joanrivers.jpgSome time ago Mike and I were talking as to whether there were some topics that you shouldn’t joke about: child molestation and the Holocaust came to mind (I have several friends who survived torture and are somewhat able to joke about it, so that’s not a taboo subject). My question was finally answered last night while watching Joan Rivers: A Piece of Work, a documentary that chronicles a year in the work-life of the legendary commediene. At one point, while taking a limo drive to an award-show in honor of the late George Carlin, she compares compares the Kennedy Center’s honoring of the leftist comedian to having her receiving an award from the Third Reich for being the “funniest Jewess not in the ovens”. I chuckled.
I’m not a big stand-up comedian fan, it’s OK but I don’t seek it out, so I can’t say I’ve been more that marginally aware of Ms. Rivers. I’ve seen her on the Red Carpet before and in the occasional appearance on some TV show, but I only got to “know her” to any degree while watching Celebrity Apprentice a couple of years ago (guilty pleasures, blah, blah). She was definitely the best thing on that show and I got to appreciate her quick wit and intelligence. The glimpses at her relationship with her daughter Melissa, also on the show, were also very tender. It’s nice to see mothers and daughters who truly love each other. So, when I saw Joan Rivers: A Piece of Work as one of the “must see” films of the year in the paper, I figured I’d check to see if it was available on Netflix “play now” (I no longer bother with DVDs).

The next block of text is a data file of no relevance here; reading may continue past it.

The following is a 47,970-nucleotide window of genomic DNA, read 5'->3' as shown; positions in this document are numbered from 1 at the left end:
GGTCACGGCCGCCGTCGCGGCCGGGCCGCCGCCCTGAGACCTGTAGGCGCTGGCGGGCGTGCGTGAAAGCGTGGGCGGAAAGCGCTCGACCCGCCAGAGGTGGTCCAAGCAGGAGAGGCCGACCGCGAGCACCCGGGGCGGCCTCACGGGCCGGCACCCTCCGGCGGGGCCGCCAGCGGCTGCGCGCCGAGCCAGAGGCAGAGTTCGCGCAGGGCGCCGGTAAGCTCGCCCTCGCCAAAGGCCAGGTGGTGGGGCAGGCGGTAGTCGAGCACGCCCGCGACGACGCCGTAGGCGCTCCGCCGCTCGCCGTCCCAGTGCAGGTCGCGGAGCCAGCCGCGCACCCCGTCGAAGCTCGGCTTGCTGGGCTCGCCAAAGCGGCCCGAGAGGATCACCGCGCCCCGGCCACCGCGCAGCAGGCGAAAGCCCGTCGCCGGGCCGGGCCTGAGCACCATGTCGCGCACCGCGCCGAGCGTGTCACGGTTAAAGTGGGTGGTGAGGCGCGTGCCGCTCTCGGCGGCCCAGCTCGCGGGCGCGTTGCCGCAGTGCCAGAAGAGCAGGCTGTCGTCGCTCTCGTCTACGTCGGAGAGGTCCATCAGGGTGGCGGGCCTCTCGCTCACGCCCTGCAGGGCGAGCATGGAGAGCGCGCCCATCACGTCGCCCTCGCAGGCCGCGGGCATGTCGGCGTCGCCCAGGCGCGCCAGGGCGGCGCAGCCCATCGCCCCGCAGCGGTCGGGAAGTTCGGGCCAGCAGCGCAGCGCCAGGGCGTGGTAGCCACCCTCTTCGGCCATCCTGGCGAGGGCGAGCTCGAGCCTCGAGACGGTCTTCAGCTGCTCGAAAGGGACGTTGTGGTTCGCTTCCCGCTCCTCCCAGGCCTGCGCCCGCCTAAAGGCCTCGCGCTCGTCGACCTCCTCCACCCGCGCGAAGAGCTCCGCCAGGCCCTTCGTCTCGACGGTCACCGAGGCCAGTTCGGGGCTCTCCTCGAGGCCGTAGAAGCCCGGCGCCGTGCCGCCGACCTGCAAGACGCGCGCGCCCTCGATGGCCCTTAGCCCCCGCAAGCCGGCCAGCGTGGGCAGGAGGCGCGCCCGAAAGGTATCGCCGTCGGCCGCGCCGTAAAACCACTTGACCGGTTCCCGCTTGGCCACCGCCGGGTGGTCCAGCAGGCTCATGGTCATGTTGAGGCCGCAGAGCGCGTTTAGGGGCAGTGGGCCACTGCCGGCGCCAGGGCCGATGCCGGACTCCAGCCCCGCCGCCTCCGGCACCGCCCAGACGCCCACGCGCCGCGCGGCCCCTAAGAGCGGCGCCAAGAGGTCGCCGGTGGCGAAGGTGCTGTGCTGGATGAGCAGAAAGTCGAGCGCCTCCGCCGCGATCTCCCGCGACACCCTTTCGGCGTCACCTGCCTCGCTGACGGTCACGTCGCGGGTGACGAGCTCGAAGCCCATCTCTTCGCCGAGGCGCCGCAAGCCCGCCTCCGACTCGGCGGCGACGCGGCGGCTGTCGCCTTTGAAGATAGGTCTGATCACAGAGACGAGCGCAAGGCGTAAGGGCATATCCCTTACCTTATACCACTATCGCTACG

The film was very enjoyable. Ms. Rivers comes out as a very insecure but kind-hearted woman, with a very sharp wit. She also came out as very funny. The one theme of her life and the movie is that she wants/needs to work. She needs to have every hour booked – both because she needs the money (as she says, she could live within her savings, but not in the luxury to which she’s become accustomed) and because she needs the adulation, or at least the recognition. She is willing to do anything and pretty much say anything, and yet she doesn’t come across as anyone who’d succeed by stepping on other people. When she tells a joke to a live audience about Helen Keller, a man responds by complaining that she wouldn’t feel that way if she had a deaf son. Rivers gets really upset, calls him stupid and lectures him on the reason for comedy (to laugh about the tragedies in life) – but later, after the show, she seems to be actually upset at having hurt him.
The documentary is in no way a biography, you don’t really know where Ms. Rivers comes from and what made her the person she is today, but it is entertaining and definitely worth streaming.